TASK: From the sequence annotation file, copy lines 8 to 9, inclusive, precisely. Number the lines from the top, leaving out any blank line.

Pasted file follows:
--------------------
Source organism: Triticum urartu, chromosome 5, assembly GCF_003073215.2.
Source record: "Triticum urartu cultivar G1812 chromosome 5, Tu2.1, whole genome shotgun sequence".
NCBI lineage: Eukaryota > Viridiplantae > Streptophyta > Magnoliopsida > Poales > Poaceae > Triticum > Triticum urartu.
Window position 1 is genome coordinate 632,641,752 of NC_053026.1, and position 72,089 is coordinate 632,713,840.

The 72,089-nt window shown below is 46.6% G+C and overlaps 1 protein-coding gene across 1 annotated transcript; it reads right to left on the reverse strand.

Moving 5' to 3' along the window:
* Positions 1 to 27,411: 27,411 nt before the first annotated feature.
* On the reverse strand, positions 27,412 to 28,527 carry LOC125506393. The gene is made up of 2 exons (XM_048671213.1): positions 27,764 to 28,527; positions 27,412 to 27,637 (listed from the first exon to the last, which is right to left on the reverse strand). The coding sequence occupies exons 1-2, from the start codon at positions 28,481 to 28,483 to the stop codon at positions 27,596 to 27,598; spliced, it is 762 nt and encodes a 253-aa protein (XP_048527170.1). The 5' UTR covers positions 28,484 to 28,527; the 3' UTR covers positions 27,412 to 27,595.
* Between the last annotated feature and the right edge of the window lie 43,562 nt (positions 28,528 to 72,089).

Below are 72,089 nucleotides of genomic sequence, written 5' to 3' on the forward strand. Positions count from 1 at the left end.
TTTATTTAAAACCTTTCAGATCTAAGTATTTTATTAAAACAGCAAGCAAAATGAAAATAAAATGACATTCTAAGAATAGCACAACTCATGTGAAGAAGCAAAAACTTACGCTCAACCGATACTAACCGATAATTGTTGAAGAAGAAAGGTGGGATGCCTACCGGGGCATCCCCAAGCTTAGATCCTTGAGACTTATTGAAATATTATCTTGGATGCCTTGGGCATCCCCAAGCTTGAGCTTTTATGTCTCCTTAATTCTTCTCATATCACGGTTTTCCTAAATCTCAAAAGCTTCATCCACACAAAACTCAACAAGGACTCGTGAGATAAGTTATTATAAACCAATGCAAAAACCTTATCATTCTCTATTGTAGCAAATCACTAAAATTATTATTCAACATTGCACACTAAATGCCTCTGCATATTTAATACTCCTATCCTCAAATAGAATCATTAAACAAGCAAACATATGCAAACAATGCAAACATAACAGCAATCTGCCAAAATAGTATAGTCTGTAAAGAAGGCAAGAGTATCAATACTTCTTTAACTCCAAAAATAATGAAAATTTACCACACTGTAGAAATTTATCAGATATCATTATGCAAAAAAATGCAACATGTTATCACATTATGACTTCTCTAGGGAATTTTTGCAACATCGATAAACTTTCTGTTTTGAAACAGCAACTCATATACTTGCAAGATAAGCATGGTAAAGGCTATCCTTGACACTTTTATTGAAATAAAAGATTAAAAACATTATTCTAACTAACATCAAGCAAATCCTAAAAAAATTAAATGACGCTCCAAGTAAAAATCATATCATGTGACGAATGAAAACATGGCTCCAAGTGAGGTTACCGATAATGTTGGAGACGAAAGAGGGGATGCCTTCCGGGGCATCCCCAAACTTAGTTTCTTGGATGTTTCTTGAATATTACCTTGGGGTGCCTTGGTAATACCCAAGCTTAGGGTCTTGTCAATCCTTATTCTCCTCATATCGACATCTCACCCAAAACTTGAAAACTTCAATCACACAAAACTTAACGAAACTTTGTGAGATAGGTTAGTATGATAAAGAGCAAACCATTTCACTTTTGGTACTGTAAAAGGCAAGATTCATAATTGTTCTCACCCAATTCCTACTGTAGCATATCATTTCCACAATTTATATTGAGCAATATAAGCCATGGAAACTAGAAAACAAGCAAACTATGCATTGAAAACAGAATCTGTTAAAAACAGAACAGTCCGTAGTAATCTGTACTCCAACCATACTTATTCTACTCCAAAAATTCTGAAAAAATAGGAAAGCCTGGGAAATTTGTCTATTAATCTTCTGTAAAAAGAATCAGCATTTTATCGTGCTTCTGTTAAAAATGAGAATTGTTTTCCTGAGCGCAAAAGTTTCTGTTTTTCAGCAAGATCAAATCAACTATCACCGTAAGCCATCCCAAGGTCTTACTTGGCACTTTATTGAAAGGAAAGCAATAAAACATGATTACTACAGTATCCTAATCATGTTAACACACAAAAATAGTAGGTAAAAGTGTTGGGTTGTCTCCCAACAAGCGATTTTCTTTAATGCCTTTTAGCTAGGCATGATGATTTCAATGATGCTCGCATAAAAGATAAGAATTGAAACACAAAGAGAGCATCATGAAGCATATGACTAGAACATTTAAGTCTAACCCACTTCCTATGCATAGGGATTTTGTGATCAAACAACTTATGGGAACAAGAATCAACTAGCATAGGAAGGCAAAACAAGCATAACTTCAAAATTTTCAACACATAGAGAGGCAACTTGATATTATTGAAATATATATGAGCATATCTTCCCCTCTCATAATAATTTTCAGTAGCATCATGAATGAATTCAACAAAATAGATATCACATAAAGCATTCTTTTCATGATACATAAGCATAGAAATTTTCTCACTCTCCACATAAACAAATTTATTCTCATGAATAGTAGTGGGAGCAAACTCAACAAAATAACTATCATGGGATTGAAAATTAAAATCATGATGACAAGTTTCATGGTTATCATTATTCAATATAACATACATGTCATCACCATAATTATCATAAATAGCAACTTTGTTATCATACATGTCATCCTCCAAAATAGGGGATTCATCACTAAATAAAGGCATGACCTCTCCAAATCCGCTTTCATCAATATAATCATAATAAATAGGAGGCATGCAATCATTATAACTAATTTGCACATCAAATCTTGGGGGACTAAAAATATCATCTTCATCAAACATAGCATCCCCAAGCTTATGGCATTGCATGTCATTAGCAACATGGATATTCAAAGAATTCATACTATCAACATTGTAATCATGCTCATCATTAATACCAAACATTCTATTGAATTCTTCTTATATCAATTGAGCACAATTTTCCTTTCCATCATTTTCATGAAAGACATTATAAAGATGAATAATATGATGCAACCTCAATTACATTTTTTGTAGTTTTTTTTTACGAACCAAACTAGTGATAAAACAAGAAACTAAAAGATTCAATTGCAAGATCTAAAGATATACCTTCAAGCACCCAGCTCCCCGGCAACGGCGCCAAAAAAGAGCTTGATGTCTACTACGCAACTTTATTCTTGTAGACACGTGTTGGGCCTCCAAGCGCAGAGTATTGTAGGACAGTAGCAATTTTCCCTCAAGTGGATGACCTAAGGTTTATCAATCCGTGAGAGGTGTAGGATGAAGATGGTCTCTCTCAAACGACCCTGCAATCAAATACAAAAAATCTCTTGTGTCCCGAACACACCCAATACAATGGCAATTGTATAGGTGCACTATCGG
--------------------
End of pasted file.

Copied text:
* On the reverse strand, positions 27,412 to 28,527 carry LOC125506393. The gene is made up of 2 exons (XM_048671213.1): positions 27,764 to 28,527; positions 27,412 to 27,637 (listed from the first exon to the last, which is right to left on the reverse strand). The coding sequence occupies exons 1-2, from the start codon at positions 28,481 to 28,483 to the stop codon at positions 27,596 to 27,598; spliced, it is 762 nt and encodes a 253-aa protein (XP_048527170.1). The 5' UTR covers positions 28,484 to 28,527; the 3' UTR covers positions 27,412 to 27,595.
* Between the last annotated feature and the right edge of the window lie 43,562 nt (positions 28,528 to 72,089).